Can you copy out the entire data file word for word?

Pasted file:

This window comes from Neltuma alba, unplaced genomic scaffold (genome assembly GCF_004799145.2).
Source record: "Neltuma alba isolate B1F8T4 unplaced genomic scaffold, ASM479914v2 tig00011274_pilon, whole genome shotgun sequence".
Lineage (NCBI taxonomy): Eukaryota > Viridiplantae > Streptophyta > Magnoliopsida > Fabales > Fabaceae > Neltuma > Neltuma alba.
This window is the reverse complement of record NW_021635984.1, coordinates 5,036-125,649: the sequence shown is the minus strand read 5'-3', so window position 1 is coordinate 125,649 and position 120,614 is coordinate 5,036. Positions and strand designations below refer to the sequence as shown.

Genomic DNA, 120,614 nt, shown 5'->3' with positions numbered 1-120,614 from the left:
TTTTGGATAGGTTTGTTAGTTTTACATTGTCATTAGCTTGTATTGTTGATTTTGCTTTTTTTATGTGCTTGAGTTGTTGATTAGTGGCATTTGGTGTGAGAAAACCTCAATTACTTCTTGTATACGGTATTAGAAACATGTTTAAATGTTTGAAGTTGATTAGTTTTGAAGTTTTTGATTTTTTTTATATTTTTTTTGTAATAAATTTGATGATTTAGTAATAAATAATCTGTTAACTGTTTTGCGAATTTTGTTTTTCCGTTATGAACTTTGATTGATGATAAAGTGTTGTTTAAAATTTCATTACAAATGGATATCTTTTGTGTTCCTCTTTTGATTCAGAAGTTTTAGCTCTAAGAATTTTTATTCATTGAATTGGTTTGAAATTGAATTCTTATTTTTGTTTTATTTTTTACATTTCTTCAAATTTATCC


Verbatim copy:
This window comes from Neltuma alba, unplaced genomic scaffold (genome assembly GCF_004799145.2).
Source record: "Neltuma alba isolate B1F8T4 unplaced genomic scaffold, ASM479914v2 tig00011274_pilon, whole genome shotgun sequence".
Lineage (NCBI taxonomy): Eukaryota > Viridiplantae > Streptophyta > Magnoliopsida > Fabales > Fabaceae > Neltuma > Neltuma alba.
This window is the reverse complement of record NW_021635984.1, coordinates 5,036-125,649: the sequence shown is the minus strand read 5'-3', so window position 1 is coordinate 125,649 and position 120,614 is coordinate 5,036. Positions and strand designations below refer to the sequence as shown.

Genomic DNA, 120,614 nt, shown 5'->3' with positions numbered 1-120,614 from the left:
TTTTGGATAGGTTTGTTAGTTTTACATTGTCATTAGCTTGTATTGTTGATTTTGCTTTTTTTATGTGCTTGAGTTGTTGATTAGTGGCATTTGGTGTGAGAAAACCTCAATTACTTCTTGTATACGGTATTAGAAACATGTTTAAATGTTTGAAGTTGATTAGTTTTGAAGTTTTTGATTTTTTTTATATTTTTTTTGTAATAAATTTGATGATTTAGTAATAAATAATCTGTTAACTGTTTTGCGAATTTTGTTTTTCCGTTATGAACTTTGATTGATGATAAAGTGTTGTTTAAAATTTCATTACAAATGGATATCTTTTGTGTTCCTCTTTTGATTCAGAAGTTTTAGCTCTAAGAATTTTTATTCATTGAATTGGTTTGAAATTGAATTCTTATTTTTGTTTTATTTTTTACATTTCTTCAAATTTATCC